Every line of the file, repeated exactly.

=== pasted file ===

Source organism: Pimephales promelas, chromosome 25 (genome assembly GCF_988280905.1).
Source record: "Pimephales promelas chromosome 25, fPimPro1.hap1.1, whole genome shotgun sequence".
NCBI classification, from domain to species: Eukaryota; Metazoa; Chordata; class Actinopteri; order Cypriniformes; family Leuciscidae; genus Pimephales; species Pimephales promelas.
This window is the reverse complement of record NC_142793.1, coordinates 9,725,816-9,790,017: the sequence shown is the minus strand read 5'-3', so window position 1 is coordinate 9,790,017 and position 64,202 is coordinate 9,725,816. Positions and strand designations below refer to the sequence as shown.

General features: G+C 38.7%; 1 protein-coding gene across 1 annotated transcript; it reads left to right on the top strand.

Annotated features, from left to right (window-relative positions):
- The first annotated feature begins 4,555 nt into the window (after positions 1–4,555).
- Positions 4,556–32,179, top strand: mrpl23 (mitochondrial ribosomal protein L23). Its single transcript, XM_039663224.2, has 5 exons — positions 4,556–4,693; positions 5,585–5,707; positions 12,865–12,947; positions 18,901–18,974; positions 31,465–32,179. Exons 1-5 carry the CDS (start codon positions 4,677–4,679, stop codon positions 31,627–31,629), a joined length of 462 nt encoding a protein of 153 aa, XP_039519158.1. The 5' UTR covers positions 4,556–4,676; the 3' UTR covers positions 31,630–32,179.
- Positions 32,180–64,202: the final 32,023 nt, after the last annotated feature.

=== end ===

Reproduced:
Source organism: Pimephales promelas, chromosome 25 (genome assembly GCF_988280905.1).
Source record: "Pimephales promelas chromosome 25, fPimPro1.hap1.1, whole genome shotgun sequence".
NCBI classification, from domain to species: Eukaryota; Metazoa; Chordata; class Actinopteri; order Cypriniformes; family Leuciscidae; genus Pimephales; species Pimephales promelas.
This window is the reverse complement of record NC_142793.1, coordinates 9,725,816-9,790,017: the sequence shown is the minus strand read 5'-3', so window position 1 is coordinate 9,790,017 and position 64,202 is coordinate 9,725,816. Positions and strand designations below refer to the sequence as shown.

General features: G+C 38.7%; 1 protein-coding gene across 1 annotated transcript; it reads left to right on the top strand.

Annotated features, from left to right (window-relative positions):
- The first annotated feature begins 4,555 nt into the window (after positions 1–4,555).
- Positions 4,556–32,179, top strand: mrpl23 (mitochondrial ribosomal protein L23). Its single transcript, XM_039663224.2, has 5 exons — positions 4,556–4,693; positions 5,585–5,707; positions 12,865–12,947; positions 18,901–18,974; positions 31,465–32,179. Exons 1-5 carry the CDS (start codon positions 4,677–4,679, stop codon positions 31,627–31,629), a joined length of 462 nt encoding a protein of 153 aa, XP_039519158.1. The 5' UTR covers positions 4,556–4,676; the 3' UTR covers positions 31,630–32,179.
- Positions 32,180–64,202: the final 32,023 nt, after the last annotated feature.